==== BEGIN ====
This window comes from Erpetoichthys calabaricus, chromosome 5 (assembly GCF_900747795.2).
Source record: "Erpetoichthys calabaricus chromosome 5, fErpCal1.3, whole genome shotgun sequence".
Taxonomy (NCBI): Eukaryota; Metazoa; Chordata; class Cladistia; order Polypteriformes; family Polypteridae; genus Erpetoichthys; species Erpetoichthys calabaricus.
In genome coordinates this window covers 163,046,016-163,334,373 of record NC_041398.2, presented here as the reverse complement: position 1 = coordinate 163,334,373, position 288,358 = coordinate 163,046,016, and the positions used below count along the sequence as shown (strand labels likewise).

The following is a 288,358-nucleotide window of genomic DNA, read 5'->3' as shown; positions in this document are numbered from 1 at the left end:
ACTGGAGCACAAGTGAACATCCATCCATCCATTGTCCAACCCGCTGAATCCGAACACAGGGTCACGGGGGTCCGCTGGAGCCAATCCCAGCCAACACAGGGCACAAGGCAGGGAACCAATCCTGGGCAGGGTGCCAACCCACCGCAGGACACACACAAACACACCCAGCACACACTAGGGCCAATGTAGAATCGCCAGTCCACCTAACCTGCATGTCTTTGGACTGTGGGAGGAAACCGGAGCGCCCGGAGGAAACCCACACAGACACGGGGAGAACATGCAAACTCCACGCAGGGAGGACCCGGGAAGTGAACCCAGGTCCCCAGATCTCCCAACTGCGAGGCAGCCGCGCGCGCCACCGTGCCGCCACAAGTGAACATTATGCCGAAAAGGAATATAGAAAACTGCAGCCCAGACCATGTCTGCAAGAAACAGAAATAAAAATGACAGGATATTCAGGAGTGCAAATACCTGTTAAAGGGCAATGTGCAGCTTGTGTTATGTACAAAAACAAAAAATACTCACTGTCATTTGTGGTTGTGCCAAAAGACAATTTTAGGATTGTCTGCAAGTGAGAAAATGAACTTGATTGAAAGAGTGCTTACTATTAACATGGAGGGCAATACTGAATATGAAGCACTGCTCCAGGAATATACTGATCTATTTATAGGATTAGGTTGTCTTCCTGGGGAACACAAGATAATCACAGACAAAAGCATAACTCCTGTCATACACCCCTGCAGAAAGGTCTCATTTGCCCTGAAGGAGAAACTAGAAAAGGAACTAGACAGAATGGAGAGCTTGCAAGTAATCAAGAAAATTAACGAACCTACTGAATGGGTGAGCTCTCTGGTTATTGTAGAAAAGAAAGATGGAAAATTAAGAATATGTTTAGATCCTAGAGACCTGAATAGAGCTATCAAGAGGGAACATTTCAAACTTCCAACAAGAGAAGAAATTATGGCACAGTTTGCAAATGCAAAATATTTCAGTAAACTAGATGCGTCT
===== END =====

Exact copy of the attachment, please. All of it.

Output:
This window comes from Erpetoichthys calabaricus, chromosome 5 (assembly GCF_900747795.2).
Source record: "Erpetoichthys calabaricus chromosome 5, fErpCal1.3, whole genome shotgun sequence".
Taxonomy (NCBI): Eukaryota; Metazoa; Chordata; class Cladistia; order Polypteriformes; family Polypteridae; genus Erpetoichthys; species Erpetoichthys calabaricus.
In genome coordinates this window covers 163,046,016-163,334,373 of record NC_041398.2, presented here as the reverse complement: position 1 = coordinate 163,334,373, position 288,358 = coordinate 163,046,016, and the positions used below count along the sequence as shown (strand labels likewise).

The following is a 288,358-nucleotide window of genomic DNA, read 5'->3' as shown; positions in this document are numbered from 1 at the left end:
ACTGGAGCACAAGTGAACATCCATCCATCCATTGTCCAACCCGCTGAATCCGAACACAGGGTCACGGGGGTCCGCTGGAGCCAATCCCAGCCAACACAGGGCACAAGGCAGGGAACCAATCCTGGGCAGGGTGCCAACCCACCGCAGGACACACACAAACACACCCAGCACACACTAGGGCCAATGTAGAATCGCCAGTCCACCTAACCTGCATGTCTTTGGACTGTGGGAGGAAACCGGAGCGCCCGGAGGAAACCCACACAGACACGGGGAGAACATGCAAACTCCACGCAGGGAGGACCCGGGAAGTGAACCCAGGTCCCCAGATCTCCCAACTGCGAGGCAGCCGCGCGCGCCACCGTGCCGCCACAAGTGAACATTATGCCGAAAAGGAATATAGAAAACTGCAGCCCAGACCATGTCTGCAAGAAACAGAAATAAAAATGACAGGATATTCAGGAGTGCAAATACCTGTTAAAGGGCAATGTGCAGCTTGTGTTATGTACAAAAACAAAAAATACTCACTGTCATTTGTGGTTGTGCCAAAAGACAATTTTAGGATTGTCTGCAAGTGAGAAAATGAACTTGATTGAAAGAGTGCTTACTATTAACATGGAGGGCAATACTGAATATGAAGCACTGCTCCAGGAATATACTGATCTATTTATAGGATTAGGTTGTCTTCCTGGGGAACACAAGATAATCACAGACAAAAGCATAACTCCTGTCATACACCCCTGCAGAAAGGTCTCATTTGCCCTGAAGGAGAAACTAGAAAAGGAACTAGACAGAATGGAGAGCTTGCAAGTAATCAAGAAAATTAACGAACCTACTGAATGGGTGAGCTCTCTGGTTATTGTAGAAAAGAAAGATGGAAAATTAAGAATATGTTTAGATCCTAGAGACCTGAATAGAGCTATCAAGAGGGAACATTTCAAACTTCCAACAAGAGAAGAAATTATGGCACAGTTTGCAAATGCAAAATATTTCAGTAAACTAGATGCGTCT